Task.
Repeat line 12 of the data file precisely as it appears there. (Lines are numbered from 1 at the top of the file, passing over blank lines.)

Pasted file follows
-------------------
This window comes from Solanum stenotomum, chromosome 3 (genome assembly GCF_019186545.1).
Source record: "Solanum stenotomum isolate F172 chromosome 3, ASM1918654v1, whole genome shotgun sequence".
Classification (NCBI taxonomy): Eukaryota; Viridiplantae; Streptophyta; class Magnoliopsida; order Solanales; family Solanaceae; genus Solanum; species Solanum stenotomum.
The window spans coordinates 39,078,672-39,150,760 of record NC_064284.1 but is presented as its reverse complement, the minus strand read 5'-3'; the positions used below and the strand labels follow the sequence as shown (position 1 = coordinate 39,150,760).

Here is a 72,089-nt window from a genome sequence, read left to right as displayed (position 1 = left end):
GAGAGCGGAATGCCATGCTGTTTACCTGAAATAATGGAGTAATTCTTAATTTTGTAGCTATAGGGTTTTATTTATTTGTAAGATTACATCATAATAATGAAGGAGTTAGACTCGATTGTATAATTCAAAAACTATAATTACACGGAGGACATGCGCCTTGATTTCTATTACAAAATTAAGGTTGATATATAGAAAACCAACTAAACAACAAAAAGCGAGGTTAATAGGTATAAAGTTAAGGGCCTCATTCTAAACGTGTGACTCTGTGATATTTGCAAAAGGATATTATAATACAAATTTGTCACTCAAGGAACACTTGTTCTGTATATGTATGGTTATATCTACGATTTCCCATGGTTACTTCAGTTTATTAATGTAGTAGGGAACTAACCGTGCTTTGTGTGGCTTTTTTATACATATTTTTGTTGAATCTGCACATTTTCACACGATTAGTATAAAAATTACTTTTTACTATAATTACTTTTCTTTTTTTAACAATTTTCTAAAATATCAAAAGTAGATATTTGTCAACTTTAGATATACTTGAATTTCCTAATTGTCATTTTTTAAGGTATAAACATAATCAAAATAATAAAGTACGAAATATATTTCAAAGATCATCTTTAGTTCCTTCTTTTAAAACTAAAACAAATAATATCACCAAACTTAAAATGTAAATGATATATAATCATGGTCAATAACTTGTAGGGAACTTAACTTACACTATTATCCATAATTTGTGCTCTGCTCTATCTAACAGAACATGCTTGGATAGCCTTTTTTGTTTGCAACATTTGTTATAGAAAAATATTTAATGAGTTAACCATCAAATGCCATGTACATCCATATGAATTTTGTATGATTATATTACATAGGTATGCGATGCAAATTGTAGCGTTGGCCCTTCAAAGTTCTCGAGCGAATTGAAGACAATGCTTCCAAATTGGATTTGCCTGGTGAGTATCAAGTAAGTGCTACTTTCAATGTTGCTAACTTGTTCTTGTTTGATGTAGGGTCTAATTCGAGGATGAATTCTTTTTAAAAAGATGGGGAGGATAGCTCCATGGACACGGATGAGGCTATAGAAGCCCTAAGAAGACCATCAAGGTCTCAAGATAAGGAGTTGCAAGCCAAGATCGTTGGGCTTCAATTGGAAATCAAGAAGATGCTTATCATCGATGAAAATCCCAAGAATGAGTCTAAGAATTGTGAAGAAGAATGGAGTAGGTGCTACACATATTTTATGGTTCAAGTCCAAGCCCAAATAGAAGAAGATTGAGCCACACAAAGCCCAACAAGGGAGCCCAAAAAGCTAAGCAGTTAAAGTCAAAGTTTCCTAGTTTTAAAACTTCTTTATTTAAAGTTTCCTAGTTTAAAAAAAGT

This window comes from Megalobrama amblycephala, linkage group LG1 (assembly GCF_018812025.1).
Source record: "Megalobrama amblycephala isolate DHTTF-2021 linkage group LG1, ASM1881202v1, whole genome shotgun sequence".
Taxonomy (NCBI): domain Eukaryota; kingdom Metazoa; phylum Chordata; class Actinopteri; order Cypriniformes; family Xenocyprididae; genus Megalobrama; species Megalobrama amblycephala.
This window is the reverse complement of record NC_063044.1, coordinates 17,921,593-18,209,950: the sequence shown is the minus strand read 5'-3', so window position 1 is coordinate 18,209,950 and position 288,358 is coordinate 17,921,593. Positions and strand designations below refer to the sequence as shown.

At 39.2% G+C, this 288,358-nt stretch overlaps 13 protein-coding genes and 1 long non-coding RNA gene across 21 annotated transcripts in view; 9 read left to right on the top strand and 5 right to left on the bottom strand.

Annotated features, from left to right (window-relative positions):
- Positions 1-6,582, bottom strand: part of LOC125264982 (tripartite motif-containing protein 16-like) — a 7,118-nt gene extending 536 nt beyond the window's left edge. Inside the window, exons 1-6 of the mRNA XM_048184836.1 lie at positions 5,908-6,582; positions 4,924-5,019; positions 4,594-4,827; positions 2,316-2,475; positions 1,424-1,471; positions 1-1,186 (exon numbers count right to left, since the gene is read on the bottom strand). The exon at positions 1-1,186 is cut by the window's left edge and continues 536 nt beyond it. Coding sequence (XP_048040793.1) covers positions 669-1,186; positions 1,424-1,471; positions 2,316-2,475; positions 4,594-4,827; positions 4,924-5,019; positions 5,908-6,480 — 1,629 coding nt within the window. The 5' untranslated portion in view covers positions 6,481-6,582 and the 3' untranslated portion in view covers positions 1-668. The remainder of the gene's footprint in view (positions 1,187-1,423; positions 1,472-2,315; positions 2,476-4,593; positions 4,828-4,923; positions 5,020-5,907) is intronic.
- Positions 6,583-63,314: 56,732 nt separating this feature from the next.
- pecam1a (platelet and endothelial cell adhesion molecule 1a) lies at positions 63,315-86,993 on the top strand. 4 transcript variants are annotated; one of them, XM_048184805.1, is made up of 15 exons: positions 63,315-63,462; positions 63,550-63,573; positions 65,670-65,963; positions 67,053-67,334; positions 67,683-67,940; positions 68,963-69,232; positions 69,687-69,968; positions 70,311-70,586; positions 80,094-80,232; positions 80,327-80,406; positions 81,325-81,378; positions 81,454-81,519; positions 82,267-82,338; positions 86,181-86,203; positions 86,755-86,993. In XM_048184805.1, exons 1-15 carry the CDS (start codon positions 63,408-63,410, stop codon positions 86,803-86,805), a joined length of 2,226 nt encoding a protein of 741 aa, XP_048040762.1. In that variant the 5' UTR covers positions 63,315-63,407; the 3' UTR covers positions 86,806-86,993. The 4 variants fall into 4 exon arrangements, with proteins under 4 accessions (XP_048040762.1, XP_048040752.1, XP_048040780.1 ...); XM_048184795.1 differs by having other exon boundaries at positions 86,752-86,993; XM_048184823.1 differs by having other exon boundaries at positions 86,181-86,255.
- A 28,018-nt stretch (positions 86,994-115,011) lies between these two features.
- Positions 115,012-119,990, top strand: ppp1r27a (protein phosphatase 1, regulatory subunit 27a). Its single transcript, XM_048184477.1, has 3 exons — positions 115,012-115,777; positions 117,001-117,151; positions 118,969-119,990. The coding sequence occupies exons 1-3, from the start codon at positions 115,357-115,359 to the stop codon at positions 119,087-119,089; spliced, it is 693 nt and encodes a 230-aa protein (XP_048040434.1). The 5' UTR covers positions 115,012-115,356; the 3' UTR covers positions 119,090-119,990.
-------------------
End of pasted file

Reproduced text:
Annotated features, from left to right (window-relative positions):